Bill Cosby is sitting down on the job as he embarks on his first television special in three decades.
Armed with a chair, a bottle of water and a box of Kleenex, Cosby is center stage for "Far From Finished," which he performed at the Cerritos Art Center. Although the 90-minute special is airing on Comedy Central, the home of the foul-mouthed boys of "South Park," the 76-year-old comedian whose landmark family sitcom "The Cosby Show" dominated TV in the mid-1980s still focuses his attention on more wholesome topics, such as marriage and parenting.
Relaxing at his home near Santa Monica, Cosby discussed the inspiration behind the special, how his wife feels about being at the center of his routines, and why he truly is far from finished in terms of his comedy career.
A lot of people are surprised about this special. It's like a return to the type of comedy that introduced you on those hit albums back in the 1960s. What was the spark?
I was performing in front of this sold-out audience not too long ago, and this young man — he appeared to be about 17 years old or so — yelled out and said, "Mr. Cosby, would you talk about Rudy and Theo [Huxtable, Cosby's TV children on "The Cosby Show"]? I want to know what she's doing now. People around him started to hoot, and I told them to stop, I'll take care of this. I said, "Son, I'm here because I'm a very funny fellow and this is a part of what I do. I think you purchased a ticket for the wrong reason." (Smiling) I didn't say he could have his money back. Running that back and forth in my mind, I determined that a lot of young people don't know what I do, and I wanted to show them.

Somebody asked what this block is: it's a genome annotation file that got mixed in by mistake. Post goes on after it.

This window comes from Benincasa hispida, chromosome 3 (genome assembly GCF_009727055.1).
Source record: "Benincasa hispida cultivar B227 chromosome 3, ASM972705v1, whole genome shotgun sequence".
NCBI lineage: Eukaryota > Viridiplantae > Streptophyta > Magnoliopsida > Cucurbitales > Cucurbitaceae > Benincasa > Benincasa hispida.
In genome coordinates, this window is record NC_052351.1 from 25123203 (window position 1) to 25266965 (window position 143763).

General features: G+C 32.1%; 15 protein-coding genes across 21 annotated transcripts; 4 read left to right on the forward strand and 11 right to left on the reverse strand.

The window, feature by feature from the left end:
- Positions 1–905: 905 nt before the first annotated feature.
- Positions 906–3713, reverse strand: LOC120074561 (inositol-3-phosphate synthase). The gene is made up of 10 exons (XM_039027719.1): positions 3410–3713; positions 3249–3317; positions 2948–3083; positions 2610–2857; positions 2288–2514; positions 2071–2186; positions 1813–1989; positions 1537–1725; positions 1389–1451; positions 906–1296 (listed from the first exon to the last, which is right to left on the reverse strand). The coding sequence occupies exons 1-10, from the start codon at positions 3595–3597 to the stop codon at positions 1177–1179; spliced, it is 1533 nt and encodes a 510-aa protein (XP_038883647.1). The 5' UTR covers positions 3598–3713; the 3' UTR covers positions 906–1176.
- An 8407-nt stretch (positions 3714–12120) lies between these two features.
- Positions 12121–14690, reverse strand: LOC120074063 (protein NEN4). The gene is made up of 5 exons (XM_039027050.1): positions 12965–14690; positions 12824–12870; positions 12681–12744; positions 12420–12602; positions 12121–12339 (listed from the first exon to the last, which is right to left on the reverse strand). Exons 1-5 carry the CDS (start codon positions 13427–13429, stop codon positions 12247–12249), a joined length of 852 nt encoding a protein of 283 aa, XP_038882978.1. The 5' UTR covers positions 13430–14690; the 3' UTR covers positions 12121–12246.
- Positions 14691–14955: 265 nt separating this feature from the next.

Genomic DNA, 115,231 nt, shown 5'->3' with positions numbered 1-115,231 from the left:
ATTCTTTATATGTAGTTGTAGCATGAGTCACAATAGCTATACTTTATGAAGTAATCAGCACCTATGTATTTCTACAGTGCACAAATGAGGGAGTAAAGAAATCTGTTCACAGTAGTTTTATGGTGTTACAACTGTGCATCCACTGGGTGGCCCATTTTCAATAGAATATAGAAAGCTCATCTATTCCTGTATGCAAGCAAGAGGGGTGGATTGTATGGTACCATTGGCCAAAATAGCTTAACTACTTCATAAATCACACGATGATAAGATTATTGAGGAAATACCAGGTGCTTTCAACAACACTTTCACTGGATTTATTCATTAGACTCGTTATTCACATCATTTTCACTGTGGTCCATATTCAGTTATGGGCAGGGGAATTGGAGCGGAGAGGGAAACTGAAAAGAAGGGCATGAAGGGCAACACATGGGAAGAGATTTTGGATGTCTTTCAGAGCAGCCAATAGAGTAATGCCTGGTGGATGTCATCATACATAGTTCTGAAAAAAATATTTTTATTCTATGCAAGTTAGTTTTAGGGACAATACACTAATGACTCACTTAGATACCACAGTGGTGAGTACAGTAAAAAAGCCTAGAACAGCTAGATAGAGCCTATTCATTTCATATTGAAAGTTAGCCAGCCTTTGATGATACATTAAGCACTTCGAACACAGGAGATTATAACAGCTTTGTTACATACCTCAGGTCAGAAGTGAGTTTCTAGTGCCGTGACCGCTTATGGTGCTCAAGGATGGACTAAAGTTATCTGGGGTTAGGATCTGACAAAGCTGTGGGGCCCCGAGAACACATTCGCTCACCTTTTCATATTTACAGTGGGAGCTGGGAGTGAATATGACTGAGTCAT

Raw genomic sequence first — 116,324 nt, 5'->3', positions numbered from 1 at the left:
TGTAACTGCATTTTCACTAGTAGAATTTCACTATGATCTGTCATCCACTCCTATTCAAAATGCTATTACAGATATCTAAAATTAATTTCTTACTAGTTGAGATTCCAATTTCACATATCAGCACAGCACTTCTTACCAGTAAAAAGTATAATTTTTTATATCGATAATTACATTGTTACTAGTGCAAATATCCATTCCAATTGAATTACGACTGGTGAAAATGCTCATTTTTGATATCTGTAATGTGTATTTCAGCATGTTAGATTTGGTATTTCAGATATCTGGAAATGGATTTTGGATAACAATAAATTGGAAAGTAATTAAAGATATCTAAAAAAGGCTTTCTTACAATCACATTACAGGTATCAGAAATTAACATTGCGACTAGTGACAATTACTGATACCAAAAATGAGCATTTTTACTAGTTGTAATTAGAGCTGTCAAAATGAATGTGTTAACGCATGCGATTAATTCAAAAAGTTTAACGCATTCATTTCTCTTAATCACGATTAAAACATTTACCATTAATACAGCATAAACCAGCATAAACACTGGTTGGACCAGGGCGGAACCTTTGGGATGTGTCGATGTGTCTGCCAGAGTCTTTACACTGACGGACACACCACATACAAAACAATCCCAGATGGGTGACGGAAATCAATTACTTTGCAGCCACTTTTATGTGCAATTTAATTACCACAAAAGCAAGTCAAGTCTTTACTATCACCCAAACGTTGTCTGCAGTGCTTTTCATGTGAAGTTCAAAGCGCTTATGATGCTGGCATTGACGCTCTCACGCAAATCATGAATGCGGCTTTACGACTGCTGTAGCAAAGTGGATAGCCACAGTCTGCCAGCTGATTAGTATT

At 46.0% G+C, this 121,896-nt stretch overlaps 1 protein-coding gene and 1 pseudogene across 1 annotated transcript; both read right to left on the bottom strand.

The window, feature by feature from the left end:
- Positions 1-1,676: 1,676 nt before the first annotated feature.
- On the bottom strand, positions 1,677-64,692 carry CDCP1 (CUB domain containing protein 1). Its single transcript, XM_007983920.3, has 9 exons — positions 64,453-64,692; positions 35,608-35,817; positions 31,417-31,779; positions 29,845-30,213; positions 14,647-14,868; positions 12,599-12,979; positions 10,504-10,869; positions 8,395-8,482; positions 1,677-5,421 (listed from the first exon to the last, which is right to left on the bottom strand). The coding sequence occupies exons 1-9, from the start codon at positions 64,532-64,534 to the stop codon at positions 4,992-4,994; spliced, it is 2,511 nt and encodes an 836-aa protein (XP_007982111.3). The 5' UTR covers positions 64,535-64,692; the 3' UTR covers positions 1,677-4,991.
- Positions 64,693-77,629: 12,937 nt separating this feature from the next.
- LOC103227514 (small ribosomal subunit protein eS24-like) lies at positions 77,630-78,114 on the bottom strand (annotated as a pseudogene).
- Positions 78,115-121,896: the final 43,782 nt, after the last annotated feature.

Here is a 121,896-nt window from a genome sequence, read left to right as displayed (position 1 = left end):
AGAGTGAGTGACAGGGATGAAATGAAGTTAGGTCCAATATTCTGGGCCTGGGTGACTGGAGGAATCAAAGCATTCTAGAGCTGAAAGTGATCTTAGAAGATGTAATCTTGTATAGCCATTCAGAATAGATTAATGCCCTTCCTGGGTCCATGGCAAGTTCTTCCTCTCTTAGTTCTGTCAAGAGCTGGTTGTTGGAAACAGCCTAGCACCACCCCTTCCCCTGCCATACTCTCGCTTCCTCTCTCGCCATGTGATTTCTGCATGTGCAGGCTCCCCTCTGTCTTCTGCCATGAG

With all the raw humor on Comedy Central, it seems like an unlikely venue for the Cosby style.
Comedy Central is what these young people are viewing, The network speaks to their audience, which is saying, "Give me fast jokes. Give me party stories and party language." I think it's absolutely necessary for me to go there so that I can inform a young audience what I do.
How does this special compare with past TV performances?
Before the networks, there were these syndicated shows like the "Mike Douglas Show" — they were really relaxed and people didn't talk fast. Then came "The Tonight Show." You'd do a monologue. If Johnny invited you over to sit on the couch, that's it. Your career was up and gone. From those shows, and from being on "I Spy," I was selling out 18,000-seat arenas in Buffalo and Rochester.
Your routines center on the battle of wits between you and your family, particularly your wife, Camille. How does she feel about being a part of so much of your performance?
My wife is actually very involved in the editing of the pieces. She protects what she believes to be her husband's will. She understands fully and accepts fully the viewpoint of mine. When my wife hears me talk about my reactions to what she does, she doesn't get upset. She just wonders if and when she will be able to crack this head up and see what it is within this brain that can turn these situations into something funny.
The title of the special is "Far From finished." Really? You're such an institution and accomplished performer.
Yes. What is your question?
How and why do you keep going?
Because, you silly man, I'm not a ballplayer. I'm not going out and hitting a 95-mph fastball where I can't see the stitches. I'm not on a professional football team looking to tackle a fullback who is built like solid wood. I'm a thinking person, and I've been blessed with the ability to see some things and talk about them in a way that registers in a humorous and funny way. I'm still able to tell a story and have 2,600 people understand and have some of them say, "How did you get in our house and see what's going on?" At 76 years old, I'm having fun.
'Bill Cosby: Far From Finished'
Where: Comedy Central
When: 8 p.m. Saturday
Rating: TV-14 (may be unsuitable for children under the age of 14)Copyright © 2015, CT Now